Holiday in Lianyungang/连云港
Trip Start Sep 01, 2010
70Trip End Ongoing
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I'll do my best to recount how I spent the past week if you'll do your best to read through this terribly long post.
Sara, a bud from the summer program we participated in (here's her blog), came into Nanjing from Wuxi on Sunday afternoon. We spent Sunday trying to gather supplies, though it was only me who required supplies. I picked up some hiking boots and a backpack on Jinxianghe hiking street/进香河路. That night, we ventured out to find Sun Yat Sen's mausoleum, but got there after dark and walked (what felt like) miles before finding that area. It had closed, but we wandered in anyway, bought some zongzi／粽子 (look it up lazy) and kept going til we got there. Fortunately the walk was lined with views of pagodas lit up with colorful LEDs and giant stone animals
On Monday we set out for the long-distance bus station, our bus leaving at 9am. The bus ride into the main port of entry to Lianyungang, called Xinpu/新浦, took an even 5 hours. We bought our return ticket once we got to the Xinpu bus station. We really had no concrete idea about what we would be doing for the week, but luckily Sara had compiled a list of possibilities while we were in Nanjing. We decided that our first stop would be Liandao／连岛/Lian Island.
As we'd never been to this place, it took many instances of asking strangers where to go before we actually figured it out. We took a public bus from Xinpu into Lianyungang, and then another public bus across a shotty road to the actual island. Although this road crossed the water surrounding the island, it was completely at sea level and the only thing preventing flooding was a continuous pile of mud. The road was so full of potholes that it felt like we were riding on a trampoline rather than a bus (carrying all our packs and gear, mind you).
We finally made it to our stop and fought incoming passengers to get off
We pressed on through the entry gate for a small fee of 50rmb/7.50usd and decided to set up camp before exploring. This place looked like your average beach- umbrellas, chairs... but then had the characteristic wacko Chinese variables like statues of naked women and a piece of heavy machinery which I believe to be a front loader. Anyway, we put up our little tent near some other tents, feeling relieved that other people were also camping out here since we weren't sure about the existence of camping laws.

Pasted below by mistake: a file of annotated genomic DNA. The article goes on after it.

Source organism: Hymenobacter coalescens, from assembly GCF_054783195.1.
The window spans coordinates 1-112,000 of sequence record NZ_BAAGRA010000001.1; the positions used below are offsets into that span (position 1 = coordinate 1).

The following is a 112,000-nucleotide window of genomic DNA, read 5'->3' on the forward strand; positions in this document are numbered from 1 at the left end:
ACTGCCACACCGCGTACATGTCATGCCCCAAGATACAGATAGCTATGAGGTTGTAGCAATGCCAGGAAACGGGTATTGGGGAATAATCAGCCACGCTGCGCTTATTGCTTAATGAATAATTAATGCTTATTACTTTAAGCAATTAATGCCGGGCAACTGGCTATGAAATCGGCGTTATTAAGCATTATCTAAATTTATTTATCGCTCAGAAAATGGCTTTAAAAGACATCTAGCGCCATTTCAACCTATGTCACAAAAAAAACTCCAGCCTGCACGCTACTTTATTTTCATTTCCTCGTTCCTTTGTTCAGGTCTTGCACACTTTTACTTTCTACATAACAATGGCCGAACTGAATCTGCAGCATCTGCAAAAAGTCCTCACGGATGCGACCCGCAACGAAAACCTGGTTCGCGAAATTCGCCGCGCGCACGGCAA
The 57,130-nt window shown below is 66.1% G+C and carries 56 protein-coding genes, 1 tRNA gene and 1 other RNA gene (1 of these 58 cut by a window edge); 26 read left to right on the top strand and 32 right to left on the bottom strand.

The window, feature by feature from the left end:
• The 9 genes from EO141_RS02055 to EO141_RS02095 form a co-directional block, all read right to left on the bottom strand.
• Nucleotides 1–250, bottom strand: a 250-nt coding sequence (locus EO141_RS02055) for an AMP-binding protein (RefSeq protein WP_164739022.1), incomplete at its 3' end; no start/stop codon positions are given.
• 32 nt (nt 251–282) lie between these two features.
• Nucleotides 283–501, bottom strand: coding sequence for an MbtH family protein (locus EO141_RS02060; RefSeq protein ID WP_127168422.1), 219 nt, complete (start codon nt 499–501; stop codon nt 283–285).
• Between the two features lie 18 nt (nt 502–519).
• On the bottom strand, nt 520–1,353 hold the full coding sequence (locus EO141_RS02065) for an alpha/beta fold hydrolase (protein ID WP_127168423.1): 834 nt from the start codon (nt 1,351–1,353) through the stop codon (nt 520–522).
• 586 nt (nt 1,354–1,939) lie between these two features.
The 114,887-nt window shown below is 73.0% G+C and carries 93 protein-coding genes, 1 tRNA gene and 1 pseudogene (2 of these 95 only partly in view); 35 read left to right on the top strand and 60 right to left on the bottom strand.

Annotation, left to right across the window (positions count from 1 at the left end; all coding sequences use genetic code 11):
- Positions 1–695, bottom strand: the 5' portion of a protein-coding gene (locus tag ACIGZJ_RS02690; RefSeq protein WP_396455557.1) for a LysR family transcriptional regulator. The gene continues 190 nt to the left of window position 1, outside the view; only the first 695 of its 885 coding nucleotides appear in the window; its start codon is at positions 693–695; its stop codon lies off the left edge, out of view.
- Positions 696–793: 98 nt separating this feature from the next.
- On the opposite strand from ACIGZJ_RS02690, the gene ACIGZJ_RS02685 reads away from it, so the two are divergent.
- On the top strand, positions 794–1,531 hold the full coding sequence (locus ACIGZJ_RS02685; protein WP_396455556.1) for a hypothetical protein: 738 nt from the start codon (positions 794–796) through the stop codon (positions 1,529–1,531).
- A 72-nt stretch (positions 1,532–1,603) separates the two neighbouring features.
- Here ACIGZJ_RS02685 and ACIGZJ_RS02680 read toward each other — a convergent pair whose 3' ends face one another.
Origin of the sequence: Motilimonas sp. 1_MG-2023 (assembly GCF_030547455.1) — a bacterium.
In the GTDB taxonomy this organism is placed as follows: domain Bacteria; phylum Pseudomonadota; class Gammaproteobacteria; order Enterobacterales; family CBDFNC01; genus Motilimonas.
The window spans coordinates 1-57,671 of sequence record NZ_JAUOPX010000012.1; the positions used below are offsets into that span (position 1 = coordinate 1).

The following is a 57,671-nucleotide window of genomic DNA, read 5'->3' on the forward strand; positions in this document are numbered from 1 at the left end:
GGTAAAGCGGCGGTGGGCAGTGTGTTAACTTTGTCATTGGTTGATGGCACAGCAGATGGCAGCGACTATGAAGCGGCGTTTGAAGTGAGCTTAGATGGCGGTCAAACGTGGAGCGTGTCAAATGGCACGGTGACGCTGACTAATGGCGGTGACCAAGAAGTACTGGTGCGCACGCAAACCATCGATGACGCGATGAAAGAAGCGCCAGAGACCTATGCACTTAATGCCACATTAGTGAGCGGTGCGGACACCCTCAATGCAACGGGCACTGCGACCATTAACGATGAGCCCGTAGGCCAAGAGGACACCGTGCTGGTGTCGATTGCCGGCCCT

We wandered, we climbed... after we watched the sunset from a big hill, we tried to exit the beach area to buy a lighter in pursuit of the idea of starting a bonfire on the beach (again, weren't sure about the legality but you can't have a beach without a bonfire). Initially they wouldn't let us leave and come back in since the entrance gate closes after dark, but we smooth-talked our way out and eventually found a lighter
Looking homeless, we dragged our beers and boxes back through the gate under the suspicious glances of passers-by. We climbed over to a nearby cove and built our fire in a hole in the rocks. It got cold, so we turned in for the night early in order to wake up at 4:00am to watch the sunrise. 4:00am rolled around and we headed out in the pitch black, a bit surprised that the sun hadn't even remotely risen. Soon after, we were approached by strangers with flashlights who turned out to be students from Suzhou who wanted to follow us to wherever we were going to watch the sunrise. But, we didn't know where we were going, so we all started down a road the wrapped around the island, trying to find an unimpeded view of where we thought the sun might rise.